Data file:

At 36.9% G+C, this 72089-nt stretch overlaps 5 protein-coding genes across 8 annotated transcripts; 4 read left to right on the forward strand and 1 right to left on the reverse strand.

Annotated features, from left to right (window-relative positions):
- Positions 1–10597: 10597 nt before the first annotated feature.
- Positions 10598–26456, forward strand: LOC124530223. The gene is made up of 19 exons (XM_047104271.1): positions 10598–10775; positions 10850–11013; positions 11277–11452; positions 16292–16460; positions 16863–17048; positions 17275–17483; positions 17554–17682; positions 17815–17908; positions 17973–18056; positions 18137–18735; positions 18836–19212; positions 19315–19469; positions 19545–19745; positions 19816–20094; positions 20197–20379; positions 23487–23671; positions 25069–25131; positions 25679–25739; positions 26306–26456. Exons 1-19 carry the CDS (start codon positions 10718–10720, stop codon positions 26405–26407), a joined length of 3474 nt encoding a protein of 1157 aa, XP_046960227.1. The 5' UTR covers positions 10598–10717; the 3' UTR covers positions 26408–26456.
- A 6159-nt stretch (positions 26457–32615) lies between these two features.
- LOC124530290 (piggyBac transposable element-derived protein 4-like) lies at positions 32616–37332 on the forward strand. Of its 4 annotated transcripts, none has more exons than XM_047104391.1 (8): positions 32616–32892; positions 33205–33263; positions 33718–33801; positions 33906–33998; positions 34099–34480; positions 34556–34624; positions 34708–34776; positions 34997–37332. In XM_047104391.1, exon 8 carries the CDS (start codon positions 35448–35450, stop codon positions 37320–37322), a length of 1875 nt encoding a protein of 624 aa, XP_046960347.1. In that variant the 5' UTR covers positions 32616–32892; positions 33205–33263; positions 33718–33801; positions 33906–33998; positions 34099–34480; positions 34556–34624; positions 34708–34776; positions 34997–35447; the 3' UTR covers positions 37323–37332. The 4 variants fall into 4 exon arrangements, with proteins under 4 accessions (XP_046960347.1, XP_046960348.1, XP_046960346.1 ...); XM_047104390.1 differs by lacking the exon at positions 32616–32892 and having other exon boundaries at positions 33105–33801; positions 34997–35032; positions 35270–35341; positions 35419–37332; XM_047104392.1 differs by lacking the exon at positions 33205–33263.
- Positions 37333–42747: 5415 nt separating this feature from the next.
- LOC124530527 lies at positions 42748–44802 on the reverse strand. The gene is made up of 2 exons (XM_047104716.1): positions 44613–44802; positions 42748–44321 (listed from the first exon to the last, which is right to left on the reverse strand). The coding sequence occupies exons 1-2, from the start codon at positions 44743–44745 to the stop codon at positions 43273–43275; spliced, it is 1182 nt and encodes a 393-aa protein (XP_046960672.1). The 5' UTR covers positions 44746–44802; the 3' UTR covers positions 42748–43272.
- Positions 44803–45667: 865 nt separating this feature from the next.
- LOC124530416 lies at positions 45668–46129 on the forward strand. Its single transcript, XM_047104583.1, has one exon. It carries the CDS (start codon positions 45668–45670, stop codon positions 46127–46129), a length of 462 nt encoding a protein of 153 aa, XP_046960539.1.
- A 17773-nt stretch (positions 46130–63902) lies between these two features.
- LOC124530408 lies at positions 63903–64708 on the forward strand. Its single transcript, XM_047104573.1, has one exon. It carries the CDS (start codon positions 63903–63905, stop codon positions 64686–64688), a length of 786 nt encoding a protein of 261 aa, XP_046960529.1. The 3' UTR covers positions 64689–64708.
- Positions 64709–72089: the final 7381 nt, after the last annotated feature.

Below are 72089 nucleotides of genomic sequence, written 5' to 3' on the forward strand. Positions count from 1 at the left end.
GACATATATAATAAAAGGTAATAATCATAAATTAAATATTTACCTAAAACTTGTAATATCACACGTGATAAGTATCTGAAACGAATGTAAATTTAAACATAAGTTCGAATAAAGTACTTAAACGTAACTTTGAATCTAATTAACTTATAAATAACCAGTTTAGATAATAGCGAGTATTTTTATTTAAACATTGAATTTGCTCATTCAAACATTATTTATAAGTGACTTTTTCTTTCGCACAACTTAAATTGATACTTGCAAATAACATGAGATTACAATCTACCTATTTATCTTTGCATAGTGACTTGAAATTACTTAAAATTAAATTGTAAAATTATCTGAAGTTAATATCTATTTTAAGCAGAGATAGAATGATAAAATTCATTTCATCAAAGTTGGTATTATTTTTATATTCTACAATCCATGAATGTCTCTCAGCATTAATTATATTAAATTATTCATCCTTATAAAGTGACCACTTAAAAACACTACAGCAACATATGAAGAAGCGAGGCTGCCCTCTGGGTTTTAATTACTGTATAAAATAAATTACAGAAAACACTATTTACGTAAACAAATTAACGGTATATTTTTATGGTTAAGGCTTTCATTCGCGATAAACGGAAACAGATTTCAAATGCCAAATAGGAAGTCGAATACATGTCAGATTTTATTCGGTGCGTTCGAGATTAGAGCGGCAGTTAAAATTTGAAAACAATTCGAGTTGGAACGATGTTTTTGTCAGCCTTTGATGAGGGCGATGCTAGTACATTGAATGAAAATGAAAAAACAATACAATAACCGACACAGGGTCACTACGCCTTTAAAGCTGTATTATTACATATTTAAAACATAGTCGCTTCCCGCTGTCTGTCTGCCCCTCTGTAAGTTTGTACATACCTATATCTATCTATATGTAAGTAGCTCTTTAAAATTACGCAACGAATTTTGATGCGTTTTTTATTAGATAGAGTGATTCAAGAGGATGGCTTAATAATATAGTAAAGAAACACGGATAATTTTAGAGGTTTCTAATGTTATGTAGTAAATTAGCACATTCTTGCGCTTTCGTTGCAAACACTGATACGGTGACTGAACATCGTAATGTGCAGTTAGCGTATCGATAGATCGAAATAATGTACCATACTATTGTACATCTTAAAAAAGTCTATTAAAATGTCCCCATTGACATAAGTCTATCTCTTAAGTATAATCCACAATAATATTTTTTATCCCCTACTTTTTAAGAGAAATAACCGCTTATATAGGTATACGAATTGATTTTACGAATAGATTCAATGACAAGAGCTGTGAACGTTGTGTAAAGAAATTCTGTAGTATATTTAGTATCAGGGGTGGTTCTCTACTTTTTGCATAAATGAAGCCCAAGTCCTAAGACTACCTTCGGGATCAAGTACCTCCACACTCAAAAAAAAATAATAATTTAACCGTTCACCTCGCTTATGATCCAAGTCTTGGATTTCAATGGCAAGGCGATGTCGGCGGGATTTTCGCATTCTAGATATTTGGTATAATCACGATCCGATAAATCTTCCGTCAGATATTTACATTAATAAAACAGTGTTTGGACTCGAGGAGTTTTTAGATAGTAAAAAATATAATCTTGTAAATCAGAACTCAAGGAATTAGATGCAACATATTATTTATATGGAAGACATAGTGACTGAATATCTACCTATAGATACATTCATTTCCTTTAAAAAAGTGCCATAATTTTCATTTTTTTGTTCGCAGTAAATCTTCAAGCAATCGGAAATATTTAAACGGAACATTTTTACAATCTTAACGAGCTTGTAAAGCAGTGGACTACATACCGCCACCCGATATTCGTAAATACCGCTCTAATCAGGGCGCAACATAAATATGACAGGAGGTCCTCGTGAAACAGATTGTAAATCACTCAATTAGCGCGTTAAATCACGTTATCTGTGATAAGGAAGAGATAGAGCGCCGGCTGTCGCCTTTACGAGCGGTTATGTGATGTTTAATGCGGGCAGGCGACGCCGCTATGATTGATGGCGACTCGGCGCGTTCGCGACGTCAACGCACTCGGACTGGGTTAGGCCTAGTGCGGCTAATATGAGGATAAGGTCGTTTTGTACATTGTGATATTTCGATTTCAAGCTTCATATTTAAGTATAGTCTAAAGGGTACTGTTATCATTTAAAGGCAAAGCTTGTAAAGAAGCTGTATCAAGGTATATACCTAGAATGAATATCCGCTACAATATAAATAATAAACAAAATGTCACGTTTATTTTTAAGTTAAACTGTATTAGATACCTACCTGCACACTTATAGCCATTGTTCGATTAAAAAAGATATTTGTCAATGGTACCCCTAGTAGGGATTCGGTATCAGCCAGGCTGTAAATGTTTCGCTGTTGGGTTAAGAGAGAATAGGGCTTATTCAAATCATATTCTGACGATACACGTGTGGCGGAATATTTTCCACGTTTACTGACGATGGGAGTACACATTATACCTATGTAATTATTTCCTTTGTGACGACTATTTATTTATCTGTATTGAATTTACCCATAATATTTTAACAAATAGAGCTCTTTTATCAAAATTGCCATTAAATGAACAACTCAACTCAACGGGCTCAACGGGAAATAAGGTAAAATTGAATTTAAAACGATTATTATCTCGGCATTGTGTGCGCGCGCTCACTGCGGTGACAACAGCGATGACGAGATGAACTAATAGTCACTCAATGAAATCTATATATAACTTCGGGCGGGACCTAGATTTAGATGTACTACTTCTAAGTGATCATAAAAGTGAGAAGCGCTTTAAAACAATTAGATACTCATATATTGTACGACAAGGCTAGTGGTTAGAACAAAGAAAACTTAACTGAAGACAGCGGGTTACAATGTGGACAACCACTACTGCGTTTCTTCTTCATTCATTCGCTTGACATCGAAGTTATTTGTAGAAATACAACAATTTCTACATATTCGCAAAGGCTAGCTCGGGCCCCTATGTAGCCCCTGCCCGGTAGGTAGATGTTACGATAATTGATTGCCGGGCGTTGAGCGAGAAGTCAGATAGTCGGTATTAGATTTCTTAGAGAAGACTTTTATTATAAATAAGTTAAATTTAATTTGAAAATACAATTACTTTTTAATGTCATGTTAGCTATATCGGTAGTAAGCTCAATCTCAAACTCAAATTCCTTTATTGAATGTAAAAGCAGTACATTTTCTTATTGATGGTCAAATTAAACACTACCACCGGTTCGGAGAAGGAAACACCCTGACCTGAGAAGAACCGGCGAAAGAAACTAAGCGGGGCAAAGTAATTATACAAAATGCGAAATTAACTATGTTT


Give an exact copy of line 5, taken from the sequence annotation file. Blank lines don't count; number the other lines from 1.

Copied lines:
- A 6159-nt stretch (positions 26457–32615) lies between these two features.